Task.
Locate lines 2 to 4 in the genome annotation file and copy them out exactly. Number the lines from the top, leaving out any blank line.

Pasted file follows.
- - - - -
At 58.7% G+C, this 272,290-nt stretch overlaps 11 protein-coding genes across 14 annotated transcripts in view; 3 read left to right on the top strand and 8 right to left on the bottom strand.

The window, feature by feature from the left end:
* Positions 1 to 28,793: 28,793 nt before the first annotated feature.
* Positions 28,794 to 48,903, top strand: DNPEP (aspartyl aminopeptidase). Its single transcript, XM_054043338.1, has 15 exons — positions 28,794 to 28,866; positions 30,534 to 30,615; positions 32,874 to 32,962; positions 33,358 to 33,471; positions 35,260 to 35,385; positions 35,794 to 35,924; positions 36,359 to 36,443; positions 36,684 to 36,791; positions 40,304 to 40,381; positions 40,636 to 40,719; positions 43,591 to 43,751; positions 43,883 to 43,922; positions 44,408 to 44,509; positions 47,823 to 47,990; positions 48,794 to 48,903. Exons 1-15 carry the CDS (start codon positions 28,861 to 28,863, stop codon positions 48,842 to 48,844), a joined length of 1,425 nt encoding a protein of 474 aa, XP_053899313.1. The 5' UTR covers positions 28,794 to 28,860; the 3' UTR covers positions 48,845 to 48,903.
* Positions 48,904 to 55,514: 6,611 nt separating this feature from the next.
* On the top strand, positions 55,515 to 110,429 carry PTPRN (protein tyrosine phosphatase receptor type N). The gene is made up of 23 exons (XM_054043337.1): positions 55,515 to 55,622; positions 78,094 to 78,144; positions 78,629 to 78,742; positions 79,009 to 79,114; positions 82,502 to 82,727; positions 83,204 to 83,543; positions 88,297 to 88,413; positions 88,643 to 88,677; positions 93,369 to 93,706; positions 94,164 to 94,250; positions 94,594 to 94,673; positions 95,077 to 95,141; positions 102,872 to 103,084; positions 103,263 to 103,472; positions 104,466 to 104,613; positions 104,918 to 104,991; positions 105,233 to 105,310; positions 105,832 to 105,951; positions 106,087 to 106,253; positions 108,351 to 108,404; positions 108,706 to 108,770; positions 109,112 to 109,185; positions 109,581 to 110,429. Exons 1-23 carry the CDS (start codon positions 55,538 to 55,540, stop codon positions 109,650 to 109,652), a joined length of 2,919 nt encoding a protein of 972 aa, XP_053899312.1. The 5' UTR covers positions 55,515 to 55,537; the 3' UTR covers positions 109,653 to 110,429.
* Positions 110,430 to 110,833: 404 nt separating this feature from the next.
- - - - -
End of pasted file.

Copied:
The window, feature by feature from the left end:
* Positions 1 to 28,793: 28,793 nt before the first annotated feature.
* Positions 28,794 to 48,903, top strand: DNPEP (aspartyl aminopeptidase). Its single transcript, XM_054043338.1, has 15 exons — positions 28,794 to 28,866; positions 30,534 to 30,615; positions 32,874 to 32,962; positions 33,358 to 33,471; positions 35,260 to 35,385; positions 35,794 to 35,924; positions 36,359 to 36,443; positions 36,684 to 36,791; positions 40,304 to 40,381; positions 40,636 to 40,719; positions 43,591 to 43,751; positions 43,883 to 43,922; positions 44,408 to 44,509; positions 47,823 to 47,990; positions 48,794 to 48,903. Exons 1-15 carry the CDS (start codon positions 28,861 to 28,863, stop codon positions 48,842 to 48,844), a joined length of 1,425 nt encoding a protein of 474 aa, XP_053899313.1. The 5' UTR covers positions 28,794 to 28,860; the 3' UTR covers positions 48,845 to 48,903.